September 4, 2016
Sunday, 6:00 p.m.
Letter #451: Tempest-Tossed but … Counting Blessings
I just had a very special visit this weekend as my parents came to see me after being in Europe for the entire month of August. Now, I freely admit that when it comes to visits, I am spoiled. No doubt about it. The fact that I receive frequent visits from family and friends is common knowledge not only to those who know me well but also to other inmates and the prison staff. I am grateful for these special times of connecting with those I love, providing a bit of refreshment on a long journey.
The fact that my parents have made a point of visiting me at least once a month (and every week for the first two years!) has impacted how I do time. I have something tangible to look forward to in the short term. Imagine if you knew you’d receive a letter from someone you care about, once a week. Rain or shine, sleet or snow, that letter showed up every Monday. Because of all the blessings it contained, you’d eagerly anticipate Mondays, right? I sure would!
Well, when I know that I’m getting a visit sometime in the month, it gives me something fun to look forward to, as I count off the days. I was looking forward to this particular visit even more than usual since I had not been in much regular contact with my parents while they were on vacation. A couple of brief phone calls hadn’t exactly satisfied my desire to spend time with them as I’d grown accustomed to doing.
Making the visit even more special was the fact that I planned to introduce my parents to my dear friend, David, whose own father passed away just a few months ago. I spent the first half of the day just getting caught up on everything with my mom and dad, and then we brought David out. He is a sweet, kindhearted man who is committed to God and plans to stay involved in my life.
The anticipation of having him meet my family really got to me, and the fellowship was really special. Then my dad visited with him for a while as I spent time with my mom.
It never ceases to amaze me how one visit can so dramatically affect someone. The vast majority of inmates never get a visit. Some get a visit or two a year, and a small percentage get frequent visits. This visit with my dad was David’s first visit in the nearly seven years he’s done time, and it meant the world to him. The fact that someone wanted to meet him, wanted to get to know him, and wanted to simply love on him made a big impression on David.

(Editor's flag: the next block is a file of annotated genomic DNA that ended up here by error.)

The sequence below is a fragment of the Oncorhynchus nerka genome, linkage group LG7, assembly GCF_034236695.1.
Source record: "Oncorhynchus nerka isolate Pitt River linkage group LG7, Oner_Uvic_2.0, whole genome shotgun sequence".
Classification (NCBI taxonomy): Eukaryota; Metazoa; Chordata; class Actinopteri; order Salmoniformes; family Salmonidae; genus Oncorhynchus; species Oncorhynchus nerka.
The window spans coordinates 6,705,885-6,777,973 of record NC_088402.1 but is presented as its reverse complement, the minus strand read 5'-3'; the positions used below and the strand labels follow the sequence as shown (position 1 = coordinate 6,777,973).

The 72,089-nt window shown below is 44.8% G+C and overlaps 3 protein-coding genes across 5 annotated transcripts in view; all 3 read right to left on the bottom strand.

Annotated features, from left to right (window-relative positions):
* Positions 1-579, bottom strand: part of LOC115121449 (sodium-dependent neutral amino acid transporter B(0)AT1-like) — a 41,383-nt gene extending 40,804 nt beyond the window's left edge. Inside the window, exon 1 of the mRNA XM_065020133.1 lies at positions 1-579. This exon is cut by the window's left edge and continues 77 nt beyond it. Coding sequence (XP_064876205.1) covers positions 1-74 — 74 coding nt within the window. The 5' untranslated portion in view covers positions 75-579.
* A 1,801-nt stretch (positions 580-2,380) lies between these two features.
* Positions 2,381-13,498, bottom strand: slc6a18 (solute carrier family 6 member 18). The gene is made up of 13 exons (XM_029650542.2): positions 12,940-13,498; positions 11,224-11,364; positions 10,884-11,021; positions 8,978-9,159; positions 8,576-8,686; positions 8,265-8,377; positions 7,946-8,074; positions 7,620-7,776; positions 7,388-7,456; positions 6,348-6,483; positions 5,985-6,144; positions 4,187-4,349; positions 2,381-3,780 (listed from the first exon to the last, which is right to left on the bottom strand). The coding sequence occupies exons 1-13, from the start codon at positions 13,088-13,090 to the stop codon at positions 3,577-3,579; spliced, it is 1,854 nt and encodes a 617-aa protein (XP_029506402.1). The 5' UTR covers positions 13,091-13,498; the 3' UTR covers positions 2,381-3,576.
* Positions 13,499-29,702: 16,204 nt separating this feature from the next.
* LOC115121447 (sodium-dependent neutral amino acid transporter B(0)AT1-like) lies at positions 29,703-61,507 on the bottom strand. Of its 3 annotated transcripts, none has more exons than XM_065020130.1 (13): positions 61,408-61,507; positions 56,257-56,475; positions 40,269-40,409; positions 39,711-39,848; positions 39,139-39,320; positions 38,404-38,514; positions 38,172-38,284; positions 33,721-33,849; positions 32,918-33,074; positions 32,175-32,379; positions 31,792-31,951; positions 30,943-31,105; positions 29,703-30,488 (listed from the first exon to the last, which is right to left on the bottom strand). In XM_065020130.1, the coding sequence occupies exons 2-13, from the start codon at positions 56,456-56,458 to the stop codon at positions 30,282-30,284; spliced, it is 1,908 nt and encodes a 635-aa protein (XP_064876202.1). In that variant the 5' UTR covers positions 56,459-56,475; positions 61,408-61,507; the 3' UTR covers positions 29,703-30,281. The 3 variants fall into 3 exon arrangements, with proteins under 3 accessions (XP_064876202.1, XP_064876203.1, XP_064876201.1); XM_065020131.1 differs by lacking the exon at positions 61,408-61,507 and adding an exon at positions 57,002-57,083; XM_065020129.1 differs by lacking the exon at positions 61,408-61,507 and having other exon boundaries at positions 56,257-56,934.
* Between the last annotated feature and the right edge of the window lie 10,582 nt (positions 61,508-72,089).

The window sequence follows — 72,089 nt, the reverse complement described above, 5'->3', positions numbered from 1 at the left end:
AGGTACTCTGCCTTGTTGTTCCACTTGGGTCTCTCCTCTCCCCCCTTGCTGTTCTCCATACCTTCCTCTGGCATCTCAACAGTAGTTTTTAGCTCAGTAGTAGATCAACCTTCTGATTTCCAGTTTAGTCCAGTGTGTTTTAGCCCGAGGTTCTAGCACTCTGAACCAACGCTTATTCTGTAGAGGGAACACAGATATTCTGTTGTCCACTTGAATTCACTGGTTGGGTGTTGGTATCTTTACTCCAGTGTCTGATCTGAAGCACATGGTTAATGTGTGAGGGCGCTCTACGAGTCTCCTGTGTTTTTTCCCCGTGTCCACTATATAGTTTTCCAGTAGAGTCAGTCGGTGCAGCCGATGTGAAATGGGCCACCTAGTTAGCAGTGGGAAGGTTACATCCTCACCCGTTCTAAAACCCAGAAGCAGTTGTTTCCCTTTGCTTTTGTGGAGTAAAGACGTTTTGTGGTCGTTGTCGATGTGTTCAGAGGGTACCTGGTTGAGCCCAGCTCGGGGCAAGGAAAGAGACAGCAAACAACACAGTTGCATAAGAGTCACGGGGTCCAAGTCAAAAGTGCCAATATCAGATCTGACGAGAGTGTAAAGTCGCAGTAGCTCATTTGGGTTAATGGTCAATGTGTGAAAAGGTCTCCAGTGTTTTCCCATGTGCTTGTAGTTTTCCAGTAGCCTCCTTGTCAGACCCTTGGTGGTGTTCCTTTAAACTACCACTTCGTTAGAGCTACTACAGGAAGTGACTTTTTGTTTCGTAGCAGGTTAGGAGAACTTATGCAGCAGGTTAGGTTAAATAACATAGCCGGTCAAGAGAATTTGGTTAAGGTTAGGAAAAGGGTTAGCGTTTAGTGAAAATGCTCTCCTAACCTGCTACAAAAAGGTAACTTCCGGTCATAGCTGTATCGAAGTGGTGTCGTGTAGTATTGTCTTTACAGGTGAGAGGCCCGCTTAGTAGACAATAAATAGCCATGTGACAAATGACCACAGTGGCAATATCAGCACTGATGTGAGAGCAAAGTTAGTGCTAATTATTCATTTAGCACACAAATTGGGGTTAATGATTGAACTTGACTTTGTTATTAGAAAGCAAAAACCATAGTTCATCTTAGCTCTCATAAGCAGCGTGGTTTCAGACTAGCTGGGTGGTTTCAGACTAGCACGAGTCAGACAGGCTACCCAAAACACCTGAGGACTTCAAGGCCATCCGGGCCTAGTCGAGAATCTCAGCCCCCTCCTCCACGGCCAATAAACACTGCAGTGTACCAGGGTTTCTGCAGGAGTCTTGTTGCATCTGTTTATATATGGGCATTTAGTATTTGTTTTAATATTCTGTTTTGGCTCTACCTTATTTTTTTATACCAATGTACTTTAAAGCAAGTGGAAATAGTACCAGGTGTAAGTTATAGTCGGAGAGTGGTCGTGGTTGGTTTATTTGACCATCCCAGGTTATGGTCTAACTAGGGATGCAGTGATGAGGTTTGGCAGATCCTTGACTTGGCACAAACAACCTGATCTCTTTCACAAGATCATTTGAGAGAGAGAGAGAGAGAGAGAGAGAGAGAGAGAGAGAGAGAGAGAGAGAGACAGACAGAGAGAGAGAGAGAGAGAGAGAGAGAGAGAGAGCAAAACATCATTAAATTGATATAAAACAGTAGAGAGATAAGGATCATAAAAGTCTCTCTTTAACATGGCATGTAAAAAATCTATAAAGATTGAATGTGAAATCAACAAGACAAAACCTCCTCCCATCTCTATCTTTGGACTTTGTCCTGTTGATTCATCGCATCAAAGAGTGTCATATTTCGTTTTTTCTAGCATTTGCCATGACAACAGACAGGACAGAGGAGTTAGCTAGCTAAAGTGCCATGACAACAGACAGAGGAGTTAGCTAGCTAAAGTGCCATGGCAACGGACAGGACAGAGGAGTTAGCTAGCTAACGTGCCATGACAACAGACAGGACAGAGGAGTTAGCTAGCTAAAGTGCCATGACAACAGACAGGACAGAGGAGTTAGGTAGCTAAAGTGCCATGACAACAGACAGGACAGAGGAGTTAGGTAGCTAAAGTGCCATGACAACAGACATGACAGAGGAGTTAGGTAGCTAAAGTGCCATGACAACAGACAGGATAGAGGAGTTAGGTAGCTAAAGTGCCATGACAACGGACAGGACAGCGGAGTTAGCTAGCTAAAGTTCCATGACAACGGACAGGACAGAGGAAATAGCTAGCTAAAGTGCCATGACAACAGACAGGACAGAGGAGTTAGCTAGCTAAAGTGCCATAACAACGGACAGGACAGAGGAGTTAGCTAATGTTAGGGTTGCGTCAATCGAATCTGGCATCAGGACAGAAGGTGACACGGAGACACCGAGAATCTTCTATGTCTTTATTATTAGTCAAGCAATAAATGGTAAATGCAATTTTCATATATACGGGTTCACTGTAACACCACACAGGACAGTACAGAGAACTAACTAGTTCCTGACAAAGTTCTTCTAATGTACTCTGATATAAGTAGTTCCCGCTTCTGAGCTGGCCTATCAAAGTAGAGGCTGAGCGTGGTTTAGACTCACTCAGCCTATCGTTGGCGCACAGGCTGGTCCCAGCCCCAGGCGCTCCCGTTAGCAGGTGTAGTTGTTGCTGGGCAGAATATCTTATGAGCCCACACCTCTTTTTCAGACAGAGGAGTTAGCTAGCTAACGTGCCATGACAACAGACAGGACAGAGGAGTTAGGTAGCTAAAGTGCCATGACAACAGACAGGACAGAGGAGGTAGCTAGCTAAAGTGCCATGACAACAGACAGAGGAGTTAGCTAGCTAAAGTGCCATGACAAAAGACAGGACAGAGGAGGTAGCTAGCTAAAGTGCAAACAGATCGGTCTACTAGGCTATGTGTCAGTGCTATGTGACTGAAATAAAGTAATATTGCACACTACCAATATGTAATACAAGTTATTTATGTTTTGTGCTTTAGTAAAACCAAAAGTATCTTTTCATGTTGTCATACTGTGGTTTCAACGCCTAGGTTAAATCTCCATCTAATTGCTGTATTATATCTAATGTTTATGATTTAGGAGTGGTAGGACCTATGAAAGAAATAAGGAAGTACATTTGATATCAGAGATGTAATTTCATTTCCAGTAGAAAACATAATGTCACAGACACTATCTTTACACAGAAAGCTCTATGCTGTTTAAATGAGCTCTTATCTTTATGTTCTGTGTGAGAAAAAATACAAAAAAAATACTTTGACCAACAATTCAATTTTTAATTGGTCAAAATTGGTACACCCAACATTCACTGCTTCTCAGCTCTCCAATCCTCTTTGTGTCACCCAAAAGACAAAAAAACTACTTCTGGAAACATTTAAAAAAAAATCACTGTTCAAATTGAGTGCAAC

I watched as David opened up to my dad over a couple of hours. My friend has many regrets regarding his own father, since his incarceration kept David from spending time with his father, time David can never get back. It was a blessing to see David so relaxed and at ease, soaking up the moments with my dad as if it were a visit with his own father.
In a way, visits give us a brief glimpse into the world outside these walls. The people are different. The clothes are different (no uniforms!). The food is different (hooray for fruit juice and chocolate milk!). But the biggest difference I’ve noticed is that there are women and children in the visiting world. We have female officers and staff members, but no older ladies. No babies. It is a blessing to see the men who can have visits from their children spending time as daddies or holding their wife’s hand. I see grown men, tough guys, who are reduced to complete softies as they hold their little ones.
I’ve interacted as little as possible with the children in the visiting rooms over the years, typically just politely responding if one of my friends introduces me to his family. I miss the blessing of working with kids, but my inappropriate actions put me in prison, which means I can’t even see kids—their joy for life, their inquisitiveness, their boundless energy—except in the confines of a prison’s visiting room.
Recently I watched as a little boy played ball with his daddy, thanks to a much more relaxed attitude at this Level 2 facility, which includes a back patio where we can walk around with our visitors. Even that was special for me.
Well, at a recent visit with my dad, one six-year-old boy came up to our table outside and just stood, watching us and looking at the food on our table. We both said hi to him and expected him to leave, but he stayed put and asked about the food. My dad offered him the chips, but he seemed to know he should ask his mom first. He said he was visiting his brother, and just then his brother, who is a good friend of mine, came up to our table.
When my dad asked the little guy his name, the boy picked up a pencil and wrote his name carefully and slowly on a piece of paper I’d been using: John. Knowing how important neatness and orderliness are, I complimented John on writing neatly. John’s brother told us that though he’d had a rough year, John is doing better in school. I encouraged John to keep up his good grades by studying hard.
Then my friend had me show his little brother a few of the tricks I can do, and John tried his best to copy me, especially on the fake levitation. I told him to practice it and show me next time he visits and that I will check in with him on his grades too. He eagerly agreed. Later, I jotted down some ideas to share with John’s brother about ways he can encourage the little guy.
I understand I won’t ever be able to have a ministry with children in the future, but I’m grateful I got to bless a guy whose dad and brothers are all in prison, as God builds my compassion for those who don’t have what I have.